Subaru and Audi (correctly) get the credit for actually developing car-based AWD, with a viscous or similarly-flexible center-differential, in raised-suspension unitized body/frame vehicles, to its present widespread potential. But American Motors (which, at the time, had just joined with France's Renault) is generally given the credit for first conceiving the idea and putting vehicles with it into production. The first AWD AMC Eagle Wagon/Sedan debuted in the fall of 1979, and the smaller hatchback 1982 Eagle SX-4. a year or two later. While the new full-time AWD system and its viscous-fluid center differential, of course, was revolutionary and ahead of its time (which went on, of course, to be the spiritual grandfather of millions of car-based AWD vehicles today produced every year), the basic bodies and interiors of the Eagle and SX-4 were nothing special......just taken from previous AMC vehicles that traced heir way back to the 1970 Hornet and Gremlin. And overall build-quality and fit/finish, always an AMC weak point, was nothing to write home about in these vehicles, either. But, at the time, short of a Jeep, Land Rover, Toyota Land Cruiser, part-time 4WD pickup, or one of the Big Three domestic SUVs like the Blazer/Bronco/Ramcharger, it was the best way to get around in the white stuff and for mild off-roading. It basically combined at least some SUV/truck utility and all-weather traction with a reasonable amount of passenger-car comfort.
Here, Motorweek's John Davis, who I've casually known for some years (but not really as a close friend or associate), reviews and test-drives a 1982 Eagle SX-4.
haha what an ugly beast....pretty good video, it made me laff!
John is a nice guy, and, in my experience, very easy to talk to. I've always liked him. He doesn't get full of himself like some auto journalists do.
How did you find the car ugly? The awkward-looking high stance? Wheels and tires, of course, were smaller in those days, making vehicles like this appear to look higher than they actually were, and have large gaps in the wheelwells. Those gaps, though, while panned by a lot of enthusiasts, do make for easy cleaning with a hose if and when you get a lot of packed snow up in them in the winter. The height off the ground also allows for easy cleaning underneath, with a hose, to get salt, sand, and mud off.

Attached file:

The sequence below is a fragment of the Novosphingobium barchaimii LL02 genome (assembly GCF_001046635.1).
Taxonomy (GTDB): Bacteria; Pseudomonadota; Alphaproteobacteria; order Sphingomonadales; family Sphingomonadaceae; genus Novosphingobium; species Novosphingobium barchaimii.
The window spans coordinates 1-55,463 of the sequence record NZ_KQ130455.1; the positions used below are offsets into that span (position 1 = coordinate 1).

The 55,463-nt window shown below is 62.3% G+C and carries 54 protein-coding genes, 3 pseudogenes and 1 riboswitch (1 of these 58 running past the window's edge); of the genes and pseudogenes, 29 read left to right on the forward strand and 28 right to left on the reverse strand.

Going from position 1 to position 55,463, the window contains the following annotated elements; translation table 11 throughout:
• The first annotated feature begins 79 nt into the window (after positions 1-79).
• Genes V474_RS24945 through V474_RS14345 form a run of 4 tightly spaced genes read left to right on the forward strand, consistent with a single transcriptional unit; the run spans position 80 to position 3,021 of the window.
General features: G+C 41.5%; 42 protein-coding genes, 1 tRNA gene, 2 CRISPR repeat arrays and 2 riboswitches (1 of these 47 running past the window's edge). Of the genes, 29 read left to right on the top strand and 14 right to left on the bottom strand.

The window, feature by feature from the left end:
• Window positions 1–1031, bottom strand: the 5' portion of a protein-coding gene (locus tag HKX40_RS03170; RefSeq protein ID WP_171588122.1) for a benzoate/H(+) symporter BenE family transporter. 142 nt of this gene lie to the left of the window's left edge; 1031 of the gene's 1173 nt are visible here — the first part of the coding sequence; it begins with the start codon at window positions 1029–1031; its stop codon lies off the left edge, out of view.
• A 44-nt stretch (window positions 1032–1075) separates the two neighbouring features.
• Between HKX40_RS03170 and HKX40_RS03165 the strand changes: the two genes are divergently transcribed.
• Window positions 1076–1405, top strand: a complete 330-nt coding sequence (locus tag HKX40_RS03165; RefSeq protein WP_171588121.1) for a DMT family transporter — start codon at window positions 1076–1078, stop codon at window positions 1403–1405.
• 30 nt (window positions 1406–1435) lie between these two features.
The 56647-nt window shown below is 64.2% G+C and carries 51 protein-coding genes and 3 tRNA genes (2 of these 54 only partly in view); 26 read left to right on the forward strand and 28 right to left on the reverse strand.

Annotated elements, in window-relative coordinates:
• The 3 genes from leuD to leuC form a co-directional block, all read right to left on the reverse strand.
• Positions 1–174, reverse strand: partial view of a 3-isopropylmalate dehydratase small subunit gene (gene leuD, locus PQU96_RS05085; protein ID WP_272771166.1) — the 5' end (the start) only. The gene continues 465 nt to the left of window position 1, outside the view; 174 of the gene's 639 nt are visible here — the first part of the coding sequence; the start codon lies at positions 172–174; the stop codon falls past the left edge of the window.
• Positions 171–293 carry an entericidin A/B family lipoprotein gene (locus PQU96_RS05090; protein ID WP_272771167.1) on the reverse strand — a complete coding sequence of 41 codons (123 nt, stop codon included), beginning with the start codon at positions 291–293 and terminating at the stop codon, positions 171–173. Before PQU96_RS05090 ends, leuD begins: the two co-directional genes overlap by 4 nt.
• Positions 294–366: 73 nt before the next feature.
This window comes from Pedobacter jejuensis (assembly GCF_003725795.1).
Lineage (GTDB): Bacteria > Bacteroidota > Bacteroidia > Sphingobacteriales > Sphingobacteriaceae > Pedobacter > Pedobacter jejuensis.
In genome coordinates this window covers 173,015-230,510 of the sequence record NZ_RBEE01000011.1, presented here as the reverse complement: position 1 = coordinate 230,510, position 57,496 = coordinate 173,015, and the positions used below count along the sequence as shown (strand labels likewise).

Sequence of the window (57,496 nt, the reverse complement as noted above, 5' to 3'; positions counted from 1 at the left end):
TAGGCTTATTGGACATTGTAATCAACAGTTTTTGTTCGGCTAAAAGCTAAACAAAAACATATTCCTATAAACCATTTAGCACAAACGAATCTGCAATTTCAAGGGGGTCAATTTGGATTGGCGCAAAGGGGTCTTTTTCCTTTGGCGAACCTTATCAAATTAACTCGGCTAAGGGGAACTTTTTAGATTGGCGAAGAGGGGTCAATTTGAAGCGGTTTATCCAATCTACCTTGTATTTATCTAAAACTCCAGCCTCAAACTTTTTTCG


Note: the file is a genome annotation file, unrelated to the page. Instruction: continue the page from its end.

but I thought Subaru started it all in 1972......and Audi followed in ...1980...?
Yes and No. As I understand it, AMC actually developed true car-based AWD, with the center-differential that contained the viscous fluid. This, unlike earlier systems, allowed torque to be vectored to, and power to be fed to, to all four wheels at once while they were rotating at at different speeds. This allowed use on any surface, dry or wet, under any conditions. Earlier 4WD/AWD systems were either not as sophisticated or had to be shifted in and out of manually (sometimes by actually getting out of the vehicle and manually locking the front hubs), and could not be used on a dry paved surface, so the driver had to continually monitor the system based on what he or she was actually driving on. But, as you note (and I made clear in my first sentence on the post) Subaru and Audi DO deserve credit for continually advancing and developing their Symmetrical and Quattro systems.....and for integrating them into truly mass-produced cars. The Eagles, though innovative, had a rather poor reputation for build-quality (what American-designed car back then didn't?), never really sold in large numbers, and were technologically ahead of their time. Subaru, for example, was eventually to have some five different car-based AWD systems (all symmetrical) based on the specific engine/transmission combination.
I remember seeing a Toyota Camry All-trac at the Toronto Autoshow years ago. It was a Gen2 model and had a much smaller (shallower) trunk because to fit the rear differential, they had to move the gas tank under the trunk floor.
There is actually a 4WD car that came before both the Subaru Leone and the AMC Eagle. It was the 1966 to 1971 British Jensen FF, a stretched variant of the Jensen Interceptor.
According to Wikepedia, the FF "was the first non all-terrain production car equipped with 4WD and an anti-lock braking system — the Dunlop Maxaret mechanical system used hitherto only on aircraft, trucks, and racing cars".